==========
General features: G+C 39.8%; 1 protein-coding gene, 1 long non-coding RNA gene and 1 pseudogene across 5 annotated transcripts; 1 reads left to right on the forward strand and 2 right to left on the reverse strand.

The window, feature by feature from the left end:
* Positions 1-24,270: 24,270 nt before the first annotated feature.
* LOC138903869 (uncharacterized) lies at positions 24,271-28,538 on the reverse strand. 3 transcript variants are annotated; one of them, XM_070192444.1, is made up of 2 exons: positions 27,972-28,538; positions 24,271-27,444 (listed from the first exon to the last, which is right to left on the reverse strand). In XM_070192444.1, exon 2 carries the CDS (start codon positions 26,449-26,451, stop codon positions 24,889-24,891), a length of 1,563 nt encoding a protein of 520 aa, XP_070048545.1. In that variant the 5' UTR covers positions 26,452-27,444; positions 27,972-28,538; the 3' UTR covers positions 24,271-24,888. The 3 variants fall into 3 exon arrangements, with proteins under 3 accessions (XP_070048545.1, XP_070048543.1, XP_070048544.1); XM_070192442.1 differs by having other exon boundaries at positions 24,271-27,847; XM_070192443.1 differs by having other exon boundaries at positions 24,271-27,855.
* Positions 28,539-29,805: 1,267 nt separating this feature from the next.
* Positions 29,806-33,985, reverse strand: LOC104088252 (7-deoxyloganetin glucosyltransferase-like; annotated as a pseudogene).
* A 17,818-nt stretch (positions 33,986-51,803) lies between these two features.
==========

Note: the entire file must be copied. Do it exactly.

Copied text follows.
General features: G+C 39.8%; 1 protein-coding gene, 1 long non-coding RNA gene and 1 pseudogene across 5 annotated transcripts; 1 reads left to right on the forward strand and 2 right to left on the reverse strand.

The window, feature by feature from the left end:
* Positions 1-24,270: 24,270 nt before the first annotated feature.
* LOC138903869 (uncharacterized) lies at positions 24,271-28,538 on the reverse strand. 3 transcript variants are annotated; one of them, XM_070192444.1, is made up of 2 exons: positions 27,972-28,538; positions 24,271-27,444 (listed from the first exon to the last, which is right to left on the reverse strand). In XM_070192444.1, exon 2 carries the CDS (start codon positions 26,449-26,451, stop codon positions 24,889-24,891), a length of 1,563 nt encoding a protein of 520 aa, XP_070048545.1. In that variant the 5' UTR covers positions 26,452-27,444; positions 27,972-28,538; the 3' UTR covers positions 24,271-24,888. The 3 variants fall into 3 exon arrangements, with proteins under 3 accessions (XP_070048545.1, XP_070048543.1, XP_070048544.1); XM_070192442.1 differs by having other exon boundaries at positions 24,271-27,847; XM_070192443.1 differs by having other exon boundaries at positions 24,271-27,855.
* Positions 28,539-29,805: 1,267 nt separating this feature from the next.
* Positions 29,806-33,985, reverse strand: LOC104088252 (7-deoxyloganetin glucosyltransferase-like; annotated as a pseudogene).
* A 17,818-nt stretch (positions 33,986-51,803) lies between these two features.